Such scientists as Fred Hoyle and various engineers, etc like Buckminster Fuller etc have appreciated the unlikelyness of such self evidently staggering sophistication of design to have arisen by chance alone or to have been carried out for no other 'reason' than self perpetuation,( of the species)(which,although a neccesity for biological survival , is often referred to derisively as the sole 'objective' of various, usually governmental, bodies that seem to have no discernible useful output or ultimate purpose ) -

Reincarnation amounts to the self perpetuation of the individual or at least the life experience in some fashion because it seems counter intuitive that the end point of a life is just the dissolution back into inanimate matter .(or even return of the soul to a 'pool' of consciousness )

No doubt every religion exists because of this inescapable realization (or for simple exploitaion of the earnest as for example Scientology) and for people to find some greater meaning in their lives .

Reincarnation appears to solve the dilemma of "why do bad things happen to good people" and how 'unfair' it seems that some people are either wiped out at random or dealt a bad hand (disability etc) in the playing of the game of life.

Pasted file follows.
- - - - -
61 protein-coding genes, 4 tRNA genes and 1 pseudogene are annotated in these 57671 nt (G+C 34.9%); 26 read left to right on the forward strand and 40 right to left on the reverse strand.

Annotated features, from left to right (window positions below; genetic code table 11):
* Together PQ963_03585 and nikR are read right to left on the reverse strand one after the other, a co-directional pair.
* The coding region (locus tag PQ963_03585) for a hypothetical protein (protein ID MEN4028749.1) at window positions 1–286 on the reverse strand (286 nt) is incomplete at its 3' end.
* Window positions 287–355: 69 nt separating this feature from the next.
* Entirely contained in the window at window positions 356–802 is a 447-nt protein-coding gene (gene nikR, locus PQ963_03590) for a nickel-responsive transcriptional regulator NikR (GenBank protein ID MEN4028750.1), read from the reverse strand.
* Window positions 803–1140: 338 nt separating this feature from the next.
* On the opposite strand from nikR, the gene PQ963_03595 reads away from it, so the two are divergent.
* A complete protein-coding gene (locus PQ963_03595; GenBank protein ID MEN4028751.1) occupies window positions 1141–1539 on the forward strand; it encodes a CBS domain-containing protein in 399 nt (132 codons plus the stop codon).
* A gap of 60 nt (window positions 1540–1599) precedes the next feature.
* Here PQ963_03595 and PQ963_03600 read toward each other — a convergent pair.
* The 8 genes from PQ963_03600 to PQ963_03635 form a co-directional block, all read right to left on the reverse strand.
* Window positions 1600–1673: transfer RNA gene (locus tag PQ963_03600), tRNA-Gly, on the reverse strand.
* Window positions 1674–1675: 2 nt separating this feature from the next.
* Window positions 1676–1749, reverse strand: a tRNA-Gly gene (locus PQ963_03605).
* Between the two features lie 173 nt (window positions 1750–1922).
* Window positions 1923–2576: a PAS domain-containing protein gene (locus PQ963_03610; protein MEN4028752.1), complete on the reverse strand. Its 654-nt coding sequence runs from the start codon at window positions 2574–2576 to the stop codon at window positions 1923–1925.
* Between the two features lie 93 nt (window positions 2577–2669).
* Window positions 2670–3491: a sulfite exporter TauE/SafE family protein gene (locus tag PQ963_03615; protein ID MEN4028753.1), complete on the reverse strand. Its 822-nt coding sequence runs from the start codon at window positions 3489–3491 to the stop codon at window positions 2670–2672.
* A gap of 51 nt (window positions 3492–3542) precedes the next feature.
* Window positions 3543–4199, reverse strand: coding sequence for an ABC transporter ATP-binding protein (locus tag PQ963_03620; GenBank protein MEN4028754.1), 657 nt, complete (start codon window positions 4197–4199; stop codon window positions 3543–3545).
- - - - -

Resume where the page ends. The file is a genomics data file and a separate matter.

The backtracking to a 'first cause' is indeed a problem of chicken and egg proportions .

The acceptance of reincarnation cannot just be based on some archaic religious doctrine though (like any other "article of faith" ) and the teachings of Hindu,Buddhist or other reincarnating religions -- as in multiple "routine" reincarnation rather than 'miraculous' or one off reincarnation like Christianity ,with a one time 'rapture etc ' later, - should be subject to rational examination .

The fact of child prodigies who can apparently perform unlearned feats of musical or mathematical ability etc or claim memories of former lives is one area that could be scientifically researched (and is) to test the evidence for reincarnation before getting too deeply into the Vedic version.

I have not yet read but are getting a book recently referred to , "Life before life' -- a scientific investigation of children's apparent recall of former lives -- the research was carried out at , I think, North Carolina university by a Professor Stevenson over many years and subjected to double blind screening etc and appears to be worth taking into account .

(If you cannot locate it from this -- it is on the web - let me know and I will post a link (Pub 2005 in paperback )